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Community-wide character displacement in New Zealand skinks

Authors


*K. C. Burns, School of Biological Sciences, Victoria University of Wellington, PO Box 600, Wellington, New Zealand.
E-mail: kevin.burns@vuw.ac.nz

Abstract

Aim  To test for community-wide character displacement in New Zealand skinks.

Location  Four small islands in the New Zealand archipelago.

Methods  (1) We conducted a field experiment on a single island to evaluate whether prey size selection is correlated with lizard body size. We pitfall trapped 69 skinks from three species, measured several aspects of their morphology and presented each animal with a variety of different-sized prey in a food choice experiment. (2) We tested whether the morphological characteristics associated with prey size selection were evenly partitioned in four island skink communities using null models.

Results  Prey size selection was associated with skink morphology; larger skinks consumed larger prey. Null model analyses showed support for evenly displaced body sizes on one island, weak support on one island and no support on two islands.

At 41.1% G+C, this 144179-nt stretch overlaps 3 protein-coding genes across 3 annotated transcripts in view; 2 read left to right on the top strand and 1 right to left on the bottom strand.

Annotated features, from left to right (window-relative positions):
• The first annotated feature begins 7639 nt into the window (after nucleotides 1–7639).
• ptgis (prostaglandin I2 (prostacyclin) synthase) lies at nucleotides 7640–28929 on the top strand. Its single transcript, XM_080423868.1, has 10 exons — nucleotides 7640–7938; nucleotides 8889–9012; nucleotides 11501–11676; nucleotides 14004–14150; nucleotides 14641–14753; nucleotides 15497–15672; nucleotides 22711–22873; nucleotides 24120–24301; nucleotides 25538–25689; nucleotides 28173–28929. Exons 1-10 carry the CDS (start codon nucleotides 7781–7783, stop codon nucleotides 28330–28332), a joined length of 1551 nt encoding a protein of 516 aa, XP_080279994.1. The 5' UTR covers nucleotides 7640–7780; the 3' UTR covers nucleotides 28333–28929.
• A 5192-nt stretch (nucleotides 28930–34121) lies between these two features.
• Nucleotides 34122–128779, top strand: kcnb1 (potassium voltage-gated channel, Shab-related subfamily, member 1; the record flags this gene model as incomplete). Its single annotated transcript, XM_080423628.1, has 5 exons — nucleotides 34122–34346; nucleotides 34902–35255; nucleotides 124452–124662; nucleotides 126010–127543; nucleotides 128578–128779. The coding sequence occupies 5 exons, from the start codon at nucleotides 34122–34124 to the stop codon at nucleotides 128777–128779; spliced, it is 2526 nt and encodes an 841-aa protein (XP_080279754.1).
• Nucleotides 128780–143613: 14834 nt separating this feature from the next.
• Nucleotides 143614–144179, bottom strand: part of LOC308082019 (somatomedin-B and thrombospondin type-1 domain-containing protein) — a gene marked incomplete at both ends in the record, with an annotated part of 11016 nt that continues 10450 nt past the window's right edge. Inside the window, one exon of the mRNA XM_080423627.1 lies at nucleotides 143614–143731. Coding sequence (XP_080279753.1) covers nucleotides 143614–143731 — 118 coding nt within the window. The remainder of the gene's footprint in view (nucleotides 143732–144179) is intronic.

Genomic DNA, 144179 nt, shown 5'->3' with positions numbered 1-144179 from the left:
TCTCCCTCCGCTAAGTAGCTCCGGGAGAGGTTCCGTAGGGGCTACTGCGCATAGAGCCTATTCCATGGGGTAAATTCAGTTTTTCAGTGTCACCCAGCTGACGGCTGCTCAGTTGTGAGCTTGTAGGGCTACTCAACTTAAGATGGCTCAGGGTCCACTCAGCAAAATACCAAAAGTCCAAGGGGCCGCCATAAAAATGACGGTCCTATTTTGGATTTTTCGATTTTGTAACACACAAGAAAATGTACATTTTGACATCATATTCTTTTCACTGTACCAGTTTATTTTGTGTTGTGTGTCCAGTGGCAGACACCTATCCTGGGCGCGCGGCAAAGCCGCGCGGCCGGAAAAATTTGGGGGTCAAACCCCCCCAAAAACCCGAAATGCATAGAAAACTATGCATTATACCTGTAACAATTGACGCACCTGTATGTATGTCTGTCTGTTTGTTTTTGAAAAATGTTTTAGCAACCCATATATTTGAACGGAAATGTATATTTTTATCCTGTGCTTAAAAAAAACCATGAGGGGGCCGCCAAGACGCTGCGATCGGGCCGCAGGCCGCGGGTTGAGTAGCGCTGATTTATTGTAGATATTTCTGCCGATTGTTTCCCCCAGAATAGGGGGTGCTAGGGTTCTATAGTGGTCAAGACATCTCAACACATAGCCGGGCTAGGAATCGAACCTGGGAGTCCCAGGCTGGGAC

Main conclusions  Results showed mixed support for community-wide character displacement in New Zealand skinks. Differences in body sizes appear to reflect the use of different-sized prey. Even differentiation in body sizes on one island suggests that species coexistence is facilitated by interspecific differences in prey size selection. However, little support was found on other islands, suggesting that other factors, such as interspecific differences in habitat selection and/or diurnal activity patterns, may interact with differences in prey size selection to promote coexistence among New Zealand skinks.

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